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|The Chemical Properties of Milky Way and M31 Globular Clusters. II. Stellar Population Model Predictions|
We derive ages, metallicities, and abundance ratios ([α/Fe]) fromthe integrated spectra of 23 globular clusters in M31 by employingmultivariate fits to two different stellar population models. We alsoperform a parallel analysis on 21 Galactic globular clusters as aconsistency check and in order to facilitate a differential analysis.Our analysis shows that the M31 globular clusters separate into threedistinct components in age and metallicity; we identify an old,metal-poor group (seven clusters), an old, metal-rich group (10clusters), and an intermediate-age (3-6 Gyr), intermediate-metallicity([Z/H]~-1) group (six clusters). This third group is not identified inthe Galactic globular cluster sample. We also see evidence that the old,metal-rich Galactic globular clusters are 1-2 Gyr older than theircounterparts in M31. The majority of globular clusters in both samplesappear to be enhanced in α-elements, but the degree of enhancementis rather model-dependent. The intermediate-age globular clusters appearto be the most enhanced, with [α/Fe]~0.4. These clusters areclearly depressed in CN with respect to the models and the bulk of theM31 and Milky Way sample. Compared with the bulge of M31, M32, and NGC205, these clusters most resemble the stellar populations in NGC 205 interms of age, metallicity, and CN abundance. We infer horizontal branchmorphologies for the M31 clusters using the Rose Ca II index anddemonstrate that blue horizontal branches are not leading to erroneousage estimates in our analysis. We discuss and reject as unlikely thehypothesis that these objects are in fact foreground stars contaminatingthe optical catalogs. The intermediate-age clusters have generallyhigher velocities than the bulk of the M31 cluster population.Spatially, three of these clusters are projected onto the bulge region,and the remaining three are distributed at large radii. We discuss theseobjects within the context of the build-up of the M31 halo and suggestthat these clusters possibly originated in a gas-rich dwarf galaxy,which may or may not be presently observable in M31.
|The ISOPHOT 170 μm Serendipity Survey II. The catalog of optically identified galaxies%|
The ISOPHOT Serendipity Sky Survey strip-scanning measurements covering≈15% of the far-infrared (FIR) sky at 170 μm were searched forcompact sources associated with optically identified galaxies. CompactSerendipity Survey sources with a high signal-to-noise ratio in at leasttwo ISOPHOT C200 detector pixels were selected that have a positionalassociation with a galaxy identification in the NED and/or Simbaddatabases and a galaxy counterpart visible on the Digitized Sky Surveyplates. A catalog with 170 μm fluxes for more than 1900 galaxies hasbeen established, 200 of which were measured several times. The faintest170 μm fluxes reach values just below 0.5 Jy, while the brightest,already somewhat extended galaxies have fluxes up to ≈600 Jy. For thevast majority of listed galaxies, the 170 μm fluxes were measured forthe first time. While most of the galaxies are spirals, about 70 of thesources are classified as ellipticals or lenticulars. This is the onlycurrently available large-scale galaxy catalog containing a sufficientnumber of sources with 170 μm fluxes to allow further statisticalstudies of various FIR properties.Based on observations with ISO, an ESA project with instruments fundedby ESA Member States (especially the PI countries: France, Germany, TheNetherlands and the UK) and with the participation of ISAS and NASA.Members of the Consortium on the ISOPHOT Serendipity Survey (CISS) areMPIA Heidelberg, ESA ISO SOC Villafranca, AIP Potsdam, IPAC Pasadena,Imperial College London.Full Table 4 and Table 6 are only available in electronic form at theCDS via anonymous ftp to cdsarc.u-strasbg.fr (126.96.36.199) or viahttp://cdsweb.u-strasbg.fr/cgi-bin/qcat?J/A+A/422/39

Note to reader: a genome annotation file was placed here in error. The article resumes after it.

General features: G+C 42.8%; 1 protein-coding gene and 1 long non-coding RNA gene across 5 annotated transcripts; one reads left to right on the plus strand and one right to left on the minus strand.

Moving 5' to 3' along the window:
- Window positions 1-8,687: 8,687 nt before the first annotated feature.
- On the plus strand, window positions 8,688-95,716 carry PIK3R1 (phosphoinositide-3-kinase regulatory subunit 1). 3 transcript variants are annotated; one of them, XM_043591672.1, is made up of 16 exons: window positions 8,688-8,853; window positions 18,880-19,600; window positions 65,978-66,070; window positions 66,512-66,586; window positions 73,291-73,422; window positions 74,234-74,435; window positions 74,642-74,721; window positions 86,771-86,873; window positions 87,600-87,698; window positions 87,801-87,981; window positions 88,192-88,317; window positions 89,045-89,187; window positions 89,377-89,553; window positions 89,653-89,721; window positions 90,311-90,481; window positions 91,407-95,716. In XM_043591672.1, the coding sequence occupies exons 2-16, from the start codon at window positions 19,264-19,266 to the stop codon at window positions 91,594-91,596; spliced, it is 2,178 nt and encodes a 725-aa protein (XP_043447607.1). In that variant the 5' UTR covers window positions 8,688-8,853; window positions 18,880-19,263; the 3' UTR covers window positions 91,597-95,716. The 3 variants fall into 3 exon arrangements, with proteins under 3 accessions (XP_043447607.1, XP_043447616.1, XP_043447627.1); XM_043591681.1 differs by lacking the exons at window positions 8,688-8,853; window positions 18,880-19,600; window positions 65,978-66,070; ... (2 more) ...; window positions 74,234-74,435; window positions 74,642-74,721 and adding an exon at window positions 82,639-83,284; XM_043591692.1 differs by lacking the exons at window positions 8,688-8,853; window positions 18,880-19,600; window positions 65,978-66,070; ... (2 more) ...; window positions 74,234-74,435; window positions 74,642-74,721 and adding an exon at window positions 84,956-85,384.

|Arcsecond Positions of UGC Galaxies|
We present accurate B1950 and J2000 positions for all confirmed galaxiesin the Uppsala General Catalog (UGC). The positions were measuredvisually from Digitized Sky Survey images with rms uncertaintiesσ<=[(1.2")2+(θ/100)2]1/2,where θ is the major-axis diameter. We compared each galaxymeasured with the original UGC description to ensure high reliability.The full position list is available in the electronic version only.
|An image database. II. Catalogue between δ=-30deg and δ=70deg.|
A preliminary list of 68.040 galaxies was built from extraction of35.841 digitized images of the Palomar Sky Survey (Paper I). For eachgalaxy, the basic parameters are obtained: coordinates, diameter, axisratio, total magnitude, position angle. On this preliminary list, weapply severe selection rules to get a catalog of 28.000 galaxies, wellidentified and well documented. For each parameter, a comparison is madewith standard measurements. The accuracy of the raw photometricparameters is quite good despite of the simplicity of the method.Without any local correction, the standard error on the total magnitudeis about 0.5 magnitude up to a total magnitude of B_T_=17. Significantsecondary effects are detected concerning the magnitudes: distance toplate center effect and air-mass effect.
|KISO survey for ultraviolet-excess galaxies. X.|
Presented here are the tenth list and identification charts of theultraviolet-excess galaxies which have been detected on the multi-colorplates taken with the Kiso Schmidt telescope for 10 survey fields. Inthe sky area of some 300 square degrees 490 objects are catalogued downto the photographic magnitude of about 18.
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